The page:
Then the man that lay with her shall give unto the damsel’s father fifty shekels of silver, and she shall be his wife; because he hath humbled her, he may not put her away all his days.

        Regardless of whether this deals with rape specifically. There is no consideration of the daughter’s wishes in all this. She is treated as a piece of property being exchanged from her father to another individual. Why can’t she be given the choice whether or not she has to spend the rest of her life with this person? Again I ask, in what context is it right, or a moral obligation to treat another human being as property?

        Even with your distinction between right and good, and your appeals to context etc. There is much in the Bible that is flat out immoral in any context. If we are to agree that morality has something to do with the best interests and well being of individuals, then there is no justification for slavery. If we hold any notion of justice, we should see that it is not fair to kill children for the crimes committed by their parents. You know this is wrong. You would never kill a child for what their parent has done, yet in the Bible we read that God commands infants and children to be wiped out (as well as livestock) because of immoral things done by the group of people they happen to belong to. This isn’t right in any time or place, and I think you know that, but you are forced to apologise for these things because they are condoned by the God that you believe in.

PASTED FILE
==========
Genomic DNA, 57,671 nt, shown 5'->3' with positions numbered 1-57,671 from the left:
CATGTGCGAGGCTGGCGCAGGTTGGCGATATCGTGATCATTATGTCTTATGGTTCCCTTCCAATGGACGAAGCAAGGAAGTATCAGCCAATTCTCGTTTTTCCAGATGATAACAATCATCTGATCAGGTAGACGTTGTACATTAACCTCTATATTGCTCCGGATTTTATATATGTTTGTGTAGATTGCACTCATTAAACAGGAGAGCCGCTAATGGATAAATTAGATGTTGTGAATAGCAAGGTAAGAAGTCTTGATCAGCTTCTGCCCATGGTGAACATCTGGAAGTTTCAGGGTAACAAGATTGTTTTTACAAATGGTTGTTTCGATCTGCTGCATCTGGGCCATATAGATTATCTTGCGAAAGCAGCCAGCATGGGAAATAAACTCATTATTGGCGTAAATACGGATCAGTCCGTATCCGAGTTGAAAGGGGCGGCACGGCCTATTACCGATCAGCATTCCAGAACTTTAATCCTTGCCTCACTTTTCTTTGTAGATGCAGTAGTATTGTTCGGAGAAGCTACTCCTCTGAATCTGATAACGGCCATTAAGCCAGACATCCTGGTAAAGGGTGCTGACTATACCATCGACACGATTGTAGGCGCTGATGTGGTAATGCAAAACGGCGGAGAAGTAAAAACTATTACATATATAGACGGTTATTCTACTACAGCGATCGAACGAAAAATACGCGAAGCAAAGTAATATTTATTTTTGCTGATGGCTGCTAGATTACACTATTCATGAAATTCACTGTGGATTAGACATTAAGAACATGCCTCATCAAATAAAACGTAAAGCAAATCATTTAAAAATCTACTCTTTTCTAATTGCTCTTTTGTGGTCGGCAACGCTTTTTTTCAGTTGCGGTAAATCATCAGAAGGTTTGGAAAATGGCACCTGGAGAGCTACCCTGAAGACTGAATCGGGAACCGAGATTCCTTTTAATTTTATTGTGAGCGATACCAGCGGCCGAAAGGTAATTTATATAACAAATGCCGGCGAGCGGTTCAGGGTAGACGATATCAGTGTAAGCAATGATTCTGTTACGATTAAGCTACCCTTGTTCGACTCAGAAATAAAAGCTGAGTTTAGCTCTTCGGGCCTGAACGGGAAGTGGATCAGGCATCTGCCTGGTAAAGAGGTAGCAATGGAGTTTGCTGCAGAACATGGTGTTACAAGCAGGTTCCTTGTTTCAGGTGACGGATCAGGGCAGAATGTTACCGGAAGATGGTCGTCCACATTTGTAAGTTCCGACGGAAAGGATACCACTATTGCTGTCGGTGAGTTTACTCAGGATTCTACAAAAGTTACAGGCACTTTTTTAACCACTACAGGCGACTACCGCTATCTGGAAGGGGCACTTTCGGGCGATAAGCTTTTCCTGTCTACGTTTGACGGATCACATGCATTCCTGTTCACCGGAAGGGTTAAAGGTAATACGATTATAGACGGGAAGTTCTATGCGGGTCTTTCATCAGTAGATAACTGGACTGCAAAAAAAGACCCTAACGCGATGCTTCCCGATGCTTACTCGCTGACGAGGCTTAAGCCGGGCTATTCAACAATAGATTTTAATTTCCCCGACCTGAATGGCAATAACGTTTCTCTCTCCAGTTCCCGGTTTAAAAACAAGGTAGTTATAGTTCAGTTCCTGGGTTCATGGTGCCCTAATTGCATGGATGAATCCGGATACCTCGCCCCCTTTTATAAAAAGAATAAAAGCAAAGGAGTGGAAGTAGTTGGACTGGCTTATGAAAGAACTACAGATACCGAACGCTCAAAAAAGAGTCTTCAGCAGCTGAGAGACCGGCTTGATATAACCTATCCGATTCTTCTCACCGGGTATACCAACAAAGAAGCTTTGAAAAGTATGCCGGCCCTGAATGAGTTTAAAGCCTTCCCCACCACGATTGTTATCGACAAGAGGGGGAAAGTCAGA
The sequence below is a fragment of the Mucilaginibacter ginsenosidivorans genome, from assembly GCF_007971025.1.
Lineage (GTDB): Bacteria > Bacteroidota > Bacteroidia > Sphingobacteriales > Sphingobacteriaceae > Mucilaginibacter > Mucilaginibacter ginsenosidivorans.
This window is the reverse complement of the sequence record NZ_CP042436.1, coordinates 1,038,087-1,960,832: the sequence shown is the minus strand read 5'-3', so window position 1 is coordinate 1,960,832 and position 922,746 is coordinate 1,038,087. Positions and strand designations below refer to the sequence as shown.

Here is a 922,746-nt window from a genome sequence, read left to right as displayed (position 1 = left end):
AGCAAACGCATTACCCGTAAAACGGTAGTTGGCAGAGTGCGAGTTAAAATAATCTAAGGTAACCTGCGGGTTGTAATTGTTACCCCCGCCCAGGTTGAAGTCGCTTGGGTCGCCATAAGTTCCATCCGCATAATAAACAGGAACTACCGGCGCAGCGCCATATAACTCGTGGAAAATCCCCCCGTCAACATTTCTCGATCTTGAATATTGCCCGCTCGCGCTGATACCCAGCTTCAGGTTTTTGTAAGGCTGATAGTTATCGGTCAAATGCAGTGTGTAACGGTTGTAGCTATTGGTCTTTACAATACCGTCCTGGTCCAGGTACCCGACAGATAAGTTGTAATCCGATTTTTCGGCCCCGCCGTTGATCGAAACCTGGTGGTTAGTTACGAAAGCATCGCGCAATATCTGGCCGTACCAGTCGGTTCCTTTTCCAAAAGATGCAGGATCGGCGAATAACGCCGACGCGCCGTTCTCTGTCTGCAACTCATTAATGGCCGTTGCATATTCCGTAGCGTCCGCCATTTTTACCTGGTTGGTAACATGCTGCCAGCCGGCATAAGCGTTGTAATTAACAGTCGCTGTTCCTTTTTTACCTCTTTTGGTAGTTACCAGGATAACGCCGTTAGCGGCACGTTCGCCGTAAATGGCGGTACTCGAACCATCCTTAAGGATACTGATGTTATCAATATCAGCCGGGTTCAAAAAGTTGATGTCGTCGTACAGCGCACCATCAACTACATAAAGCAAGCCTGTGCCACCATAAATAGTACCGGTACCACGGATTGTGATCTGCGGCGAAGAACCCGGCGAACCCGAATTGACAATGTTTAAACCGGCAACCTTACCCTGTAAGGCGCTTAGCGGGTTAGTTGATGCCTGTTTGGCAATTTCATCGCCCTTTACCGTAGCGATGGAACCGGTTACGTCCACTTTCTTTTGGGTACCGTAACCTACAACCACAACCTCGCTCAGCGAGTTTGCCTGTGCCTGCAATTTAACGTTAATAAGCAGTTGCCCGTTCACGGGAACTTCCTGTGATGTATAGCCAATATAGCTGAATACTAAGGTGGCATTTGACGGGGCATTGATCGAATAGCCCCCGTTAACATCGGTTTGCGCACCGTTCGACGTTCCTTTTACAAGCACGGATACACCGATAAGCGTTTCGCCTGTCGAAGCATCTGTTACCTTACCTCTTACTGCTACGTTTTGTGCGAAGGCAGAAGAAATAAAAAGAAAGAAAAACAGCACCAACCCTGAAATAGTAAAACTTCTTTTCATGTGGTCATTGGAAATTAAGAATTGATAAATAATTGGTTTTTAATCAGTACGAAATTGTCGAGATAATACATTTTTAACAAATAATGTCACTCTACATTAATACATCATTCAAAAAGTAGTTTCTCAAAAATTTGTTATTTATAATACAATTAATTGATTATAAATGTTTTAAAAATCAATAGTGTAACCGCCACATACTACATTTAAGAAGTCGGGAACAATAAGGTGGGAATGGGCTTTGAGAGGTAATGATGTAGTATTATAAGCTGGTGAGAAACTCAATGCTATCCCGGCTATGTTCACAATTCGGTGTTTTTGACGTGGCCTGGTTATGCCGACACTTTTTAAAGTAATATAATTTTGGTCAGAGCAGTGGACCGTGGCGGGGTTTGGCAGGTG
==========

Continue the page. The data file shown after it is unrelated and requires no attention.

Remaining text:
• B_Dubb_B

        ““Thou shall not suffer a witch to live” so we can agree that this doesn’t mean its good to kill a witch because killing is never good, however can we really say that it is right either? I mean being a witch is not a real crime, people can’t do black magic or any kind of magic, it doesn’t exist, it’s a superstition. So how can killing someone for something that is not even really a crime be right, even if we grant it is never good?”